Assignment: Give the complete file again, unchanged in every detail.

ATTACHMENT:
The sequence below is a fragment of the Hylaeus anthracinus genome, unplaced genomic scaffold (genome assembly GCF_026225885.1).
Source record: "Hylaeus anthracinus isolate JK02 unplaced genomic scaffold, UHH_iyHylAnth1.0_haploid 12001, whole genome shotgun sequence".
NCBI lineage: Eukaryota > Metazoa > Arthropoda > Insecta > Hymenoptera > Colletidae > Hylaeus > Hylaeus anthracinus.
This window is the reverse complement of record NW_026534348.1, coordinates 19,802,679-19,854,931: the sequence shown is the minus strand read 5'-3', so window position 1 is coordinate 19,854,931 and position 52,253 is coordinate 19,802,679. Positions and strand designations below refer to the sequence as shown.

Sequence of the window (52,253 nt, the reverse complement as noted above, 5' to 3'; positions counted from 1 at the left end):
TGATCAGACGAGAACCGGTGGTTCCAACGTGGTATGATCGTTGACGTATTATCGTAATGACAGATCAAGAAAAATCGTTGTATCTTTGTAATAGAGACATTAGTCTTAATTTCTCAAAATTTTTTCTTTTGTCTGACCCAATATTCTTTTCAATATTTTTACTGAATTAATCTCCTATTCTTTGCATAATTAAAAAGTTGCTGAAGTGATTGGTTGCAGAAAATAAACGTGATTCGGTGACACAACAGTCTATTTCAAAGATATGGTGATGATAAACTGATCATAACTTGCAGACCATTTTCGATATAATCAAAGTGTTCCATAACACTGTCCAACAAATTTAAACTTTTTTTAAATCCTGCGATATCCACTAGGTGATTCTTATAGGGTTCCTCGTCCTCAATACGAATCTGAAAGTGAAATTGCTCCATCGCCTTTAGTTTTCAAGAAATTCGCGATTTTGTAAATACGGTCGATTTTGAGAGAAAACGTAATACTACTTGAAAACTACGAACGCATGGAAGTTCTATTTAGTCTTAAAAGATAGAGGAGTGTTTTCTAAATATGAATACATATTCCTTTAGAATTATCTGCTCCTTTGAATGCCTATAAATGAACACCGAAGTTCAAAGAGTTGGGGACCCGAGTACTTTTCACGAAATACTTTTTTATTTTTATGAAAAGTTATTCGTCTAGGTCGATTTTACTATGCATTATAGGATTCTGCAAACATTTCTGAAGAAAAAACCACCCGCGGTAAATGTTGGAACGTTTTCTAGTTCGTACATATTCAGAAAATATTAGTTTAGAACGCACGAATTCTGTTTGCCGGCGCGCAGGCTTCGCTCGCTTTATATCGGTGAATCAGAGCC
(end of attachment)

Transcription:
The sequence below is a fragment of the Hylaeus anthracinus genome, unplaced genomic scaffold (genome assembly GCF_026225885.1).
Source record: "Hylaeus anthracinus isolate JK02 unplaced genomic scaffold, UHH_iyHylAnth1.0_haploid 12001, whole genome shotgun sequence".
NCBI lineage: Eukaryota > Metazoa > Arthropoda > Insecta > Hymenoptera > Colletidae > Hylaeus > Hylaeus anthracinus.
This window is the reverse complement of record NW_026534348.1, coordinates 19,802,679-19,854,931: the sequence shown is the minus strand read 5'-3', so window position 1 is coordinate 19,854,931 and position 52,253 is coordinate 19,802,679. Positions and strand designations below refer to the sequence as shown.

Sequence of the window (52,253 nt, the reverse complement as noted above, 5' to 3'; positions counted from 1 at the left end):
TGATCAGACGAGAACCGGTGGTTCCAACGTGGTATGATCGTTGACGTATTATCGTAATGACAGATCAAGAAAAATCGTTGTATCTTTGTAATAGAGACATTAGTCTTAATTTCTCAAAATTTTTTCTTTTGTCTGACCCAATATTCTTTTCAATATTTTTACTGAATTAATCTCCTATTCTTTGCATAATTAAAAAGTTGCTGAAGTGATTGGTTGCAGAAAATAAACGTGATTCGGTGACACAACAGTCTATTTCAAAGATATGGTGATGATAAACTGATCATAACTTGCAGACCATTTTCGATATAATCAAAGTGTTCCATAACACTGTCCAACAAATTTAAACTTTTTTTAAATCCTGCGATATCCACTAGGTGATTCTTATAGGGTTCCTCGTCCTCAATACGAATCTGAAAGTGAAATTGCTCCATCGCCTTTAGTTTTCAAGAAATTCGCGATTTTGTAAATACGGTCGATTTTGAGAGAAAACGTAATACTACTTGAAAACTACGAACGCATGGAAGTTCTATTTAGTCTTAAAAGATAGAGGAGTGTTTTCTAAATATGAATACATATTCCTTTAGAATTATCTGCTCCTTTGAATGCCTATAAATGAACACCGAAGTTCAAAGAGTTGGGGACCCGAGTACTTTTCACGAAATACTTTTTTATTTTTATGAAAAGTTATTCGTCTAGGTCGATTTTACTATGCATTATAGGATTCTGCAAACATTTCTGAAGAAAAAACCACCCGCGGTAAATGTTGGAACGTTTTCTAGTTCGTACATATTCAGAAAATATTAGTTTAGAACGCACGAATTCTGTTTGCCGGCGCGCAGGCTTCGCTCGCTTTATATCGGTGAATCAGAGCC